We were supposed to have a discussion about characters and getting along with friends, but our new sand pit was too much of a draw, so we let the kids follow their bliss and figured we all at least made happy memories over a shared book and meal.
We had the missionaries over for dinner on Sunday, but Sir Walter Scott and the teens hosted while I was at the emergency room with Nature Angel. A terrible headache struck her all of a sudden. She was writhing about and crying and clutching her head. She is not a melodramatic kid--even her broken arm did not elicit this sort of behavior--so to see her like this was terrifying. We tried food, drink, rest, and acetaminophen to no avail.
Then she started throwing up.
Twelve kids and the resulting experience with illnesses and injuries notwithstanding, we felt that this was beyond our ability to cope.
It turned out to be nothing.
We don't know.
They gave her ibuprofen, Zofran, and Gatorade and sent us home some hours later. I asked the doc what was going on, and she had no answers for us, only stating that since the ibuprofen gave her some relief, there was nothing serious to worry about.
Even on the Zofran, Nature Angel threw up again when we got home, and I was not comfortable all night, thinking that there might be more to the story than we could see.
But it seems I was wrong, and she is fine.
Sometimes it's good to be wrong.
Nature Angel was allowed to sleep in and take a sick day. Her appetite came back, and so did her color. She said her head hurt a little off and on, but never did she cry or seem ill.
Once we got through our morning routine (our preschool story of the week is The Brave Little Tailor) Pixie's school dominated the morning as she tried to complete an English assignment from last week. What we thought would be a quick half hour's tying up of loose ends, turned into a 3 hour endurance test as we worked together to find a video editing tool that would allow us to rotate her videos the right way (she filmed vertically).
We learned a lot more than the assignment intended as we experimented with various programs and sites. And she successfully completed her multi-media presentation.
Otherwise we made it through a fairly typical school day for us, albeit without a formal Academy meeting because Sir Walter Scott was working on preparing our garden, and the kids spent many happy outdoor hours helping him.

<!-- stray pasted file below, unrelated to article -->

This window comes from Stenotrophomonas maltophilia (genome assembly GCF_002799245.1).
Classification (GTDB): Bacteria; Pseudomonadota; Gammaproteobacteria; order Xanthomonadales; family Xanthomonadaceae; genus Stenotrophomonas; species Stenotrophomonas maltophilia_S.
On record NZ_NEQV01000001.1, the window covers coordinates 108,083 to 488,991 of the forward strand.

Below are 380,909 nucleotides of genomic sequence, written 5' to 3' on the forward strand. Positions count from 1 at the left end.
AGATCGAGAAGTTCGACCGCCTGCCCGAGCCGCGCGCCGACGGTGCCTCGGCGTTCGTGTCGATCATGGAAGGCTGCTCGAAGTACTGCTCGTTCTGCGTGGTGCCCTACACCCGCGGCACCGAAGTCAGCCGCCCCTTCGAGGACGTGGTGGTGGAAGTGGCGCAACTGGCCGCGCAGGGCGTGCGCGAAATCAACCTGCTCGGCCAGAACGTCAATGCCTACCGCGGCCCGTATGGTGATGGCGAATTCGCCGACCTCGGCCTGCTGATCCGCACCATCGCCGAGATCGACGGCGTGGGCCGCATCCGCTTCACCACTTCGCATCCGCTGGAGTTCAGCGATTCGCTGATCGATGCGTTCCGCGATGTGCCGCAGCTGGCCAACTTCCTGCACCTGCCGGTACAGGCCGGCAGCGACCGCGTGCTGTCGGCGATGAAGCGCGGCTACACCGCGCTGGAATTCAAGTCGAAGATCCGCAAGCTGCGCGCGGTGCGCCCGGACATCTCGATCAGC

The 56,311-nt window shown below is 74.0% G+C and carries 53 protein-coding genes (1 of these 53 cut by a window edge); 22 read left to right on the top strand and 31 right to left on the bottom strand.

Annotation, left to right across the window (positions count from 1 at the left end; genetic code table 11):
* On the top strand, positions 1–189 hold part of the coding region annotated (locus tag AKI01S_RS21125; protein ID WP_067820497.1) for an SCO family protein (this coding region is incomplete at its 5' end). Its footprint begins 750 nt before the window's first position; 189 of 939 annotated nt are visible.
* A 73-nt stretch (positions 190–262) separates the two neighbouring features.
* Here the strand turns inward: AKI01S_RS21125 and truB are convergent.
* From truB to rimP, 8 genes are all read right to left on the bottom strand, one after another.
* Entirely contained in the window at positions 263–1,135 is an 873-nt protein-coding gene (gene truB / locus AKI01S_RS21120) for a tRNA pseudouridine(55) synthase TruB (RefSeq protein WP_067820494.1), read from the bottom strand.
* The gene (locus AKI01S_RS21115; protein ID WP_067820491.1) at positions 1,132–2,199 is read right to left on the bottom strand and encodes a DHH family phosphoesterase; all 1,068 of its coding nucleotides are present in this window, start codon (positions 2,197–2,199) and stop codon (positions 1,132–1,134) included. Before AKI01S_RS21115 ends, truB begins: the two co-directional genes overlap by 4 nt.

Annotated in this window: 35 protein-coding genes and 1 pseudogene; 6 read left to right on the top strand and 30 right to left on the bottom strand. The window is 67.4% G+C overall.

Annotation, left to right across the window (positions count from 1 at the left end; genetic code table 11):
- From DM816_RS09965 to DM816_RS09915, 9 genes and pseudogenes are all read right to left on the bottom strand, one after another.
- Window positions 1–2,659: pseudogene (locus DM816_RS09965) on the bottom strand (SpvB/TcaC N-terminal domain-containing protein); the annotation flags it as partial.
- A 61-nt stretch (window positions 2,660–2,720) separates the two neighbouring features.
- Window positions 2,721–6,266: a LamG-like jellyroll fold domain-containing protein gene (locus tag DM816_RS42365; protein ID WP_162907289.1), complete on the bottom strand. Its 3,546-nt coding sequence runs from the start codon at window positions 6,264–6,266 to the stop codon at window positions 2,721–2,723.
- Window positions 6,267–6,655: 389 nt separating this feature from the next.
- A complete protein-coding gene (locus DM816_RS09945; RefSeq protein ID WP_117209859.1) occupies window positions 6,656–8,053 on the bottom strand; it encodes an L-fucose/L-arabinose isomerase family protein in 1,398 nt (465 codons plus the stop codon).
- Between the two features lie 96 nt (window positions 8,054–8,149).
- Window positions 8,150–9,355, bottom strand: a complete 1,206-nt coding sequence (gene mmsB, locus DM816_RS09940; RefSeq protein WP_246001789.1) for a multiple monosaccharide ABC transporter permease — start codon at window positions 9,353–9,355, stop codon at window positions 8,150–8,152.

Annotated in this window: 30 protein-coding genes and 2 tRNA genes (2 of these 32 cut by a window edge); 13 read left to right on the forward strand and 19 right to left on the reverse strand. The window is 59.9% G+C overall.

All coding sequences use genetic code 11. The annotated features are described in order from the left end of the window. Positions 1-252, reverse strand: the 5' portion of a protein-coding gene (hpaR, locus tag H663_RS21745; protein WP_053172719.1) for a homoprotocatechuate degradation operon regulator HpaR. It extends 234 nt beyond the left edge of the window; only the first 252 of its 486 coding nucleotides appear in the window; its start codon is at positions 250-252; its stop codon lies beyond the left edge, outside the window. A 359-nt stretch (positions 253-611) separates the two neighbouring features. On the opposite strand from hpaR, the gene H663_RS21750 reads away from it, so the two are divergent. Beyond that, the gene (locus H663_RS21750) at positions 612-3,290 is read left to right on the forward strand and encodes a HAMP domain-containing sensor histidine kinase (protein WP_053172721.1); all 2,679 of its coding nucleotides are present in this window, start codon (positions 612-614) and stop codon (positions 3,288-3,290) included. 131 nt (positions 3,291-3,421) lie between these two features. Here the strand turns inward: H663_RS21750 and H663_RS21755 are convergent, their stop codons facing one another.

Super Star started her new Digital Savvy computer course; she thought the history of computers was hilarious. I heard her actually laughing out loud about mainframe computers.
Pixie went to her first physical therapy session for her arm, but the therapist noticed that Pixie's entire right side of her body is out of alignment, so she spent time heating and massaging the muscles up in her shoulder in order to prepare her to even begin therapy.
Time to call the chiropractor.
We ended our day with a chapter each of The Enormous Egg and Shepherd, Potter, Spy, and the Star-Namer.
The enormous storm of the night before knocked out power to many of the local schools so seminary was cancelled. Rose Red went back to bed. Pixie started working on a school assignment. It's hard not to laugh at this clear example of their different personalities.
|Lola wanted to watch and listen to Anne Frank, too.|
And then I stopped writing and left for a 2 day trip with my teens to a homeschool conference.
My brain is utterly fried by the experience of leaving my littles, driving so far, attending the conference, being so tired, and driving again.
I think Baymax is weaned. He curled up in my arms to nurse when I got home last night, but then he turned his head and fell asleep.
I feel a strong urge to cry.
I still haven't seen my other littles, but I'm going to get them up in half an hour, and I'm pretty excited to do so.
I hope the day will be joyful . . . because it could easily be dreadful if, in the unconscious regions of their brains, they decide to express their frustrations at being left behind. They kind of did before I left--Thursday was dreadful.
But I'm not going to worry too much because I know they had a grand time with their daddy, and the wonderful memories they made with him are a blessing. What I am going to do is revel in small hands and faces and big hugs.
And I'm going to leave reporting on the homeschool conference to another post. I simply cannot think clearly enough to get words from my brain to my hands.
I have a lot of words in my head!
And I long to get them out and make sense of them.
But I can't yet.
Suffice to say that Tuesday, Wednesday, and Thursday were school days such as we usually have--with the added chaos of kids tantruming and peeing and generally falling into old habits of confusion and fear in spite of my best efforts to explain how much fun they'd have with Sir Walter Scott all to themselves for 2 whole days.
|Baymax had a terrible fever on Wednesday--he felt so yucky, and the fever was so high. Super Star cuddled up with him and let him watch her play video games on her phone while I made dinner.|
On Saturday it snowed, but not enough for play, so they spent the day inside and had the treat of watching the classic Annie musical. I wonder what they thought of Miss Hannigan. :)
And Baymax is, in fact, not weaned at all.
He just came out of his room all sleepy and confused, climbed right into my lap and demanded to "nap" (his word for nursing).
I'm okay with this.
More than okay.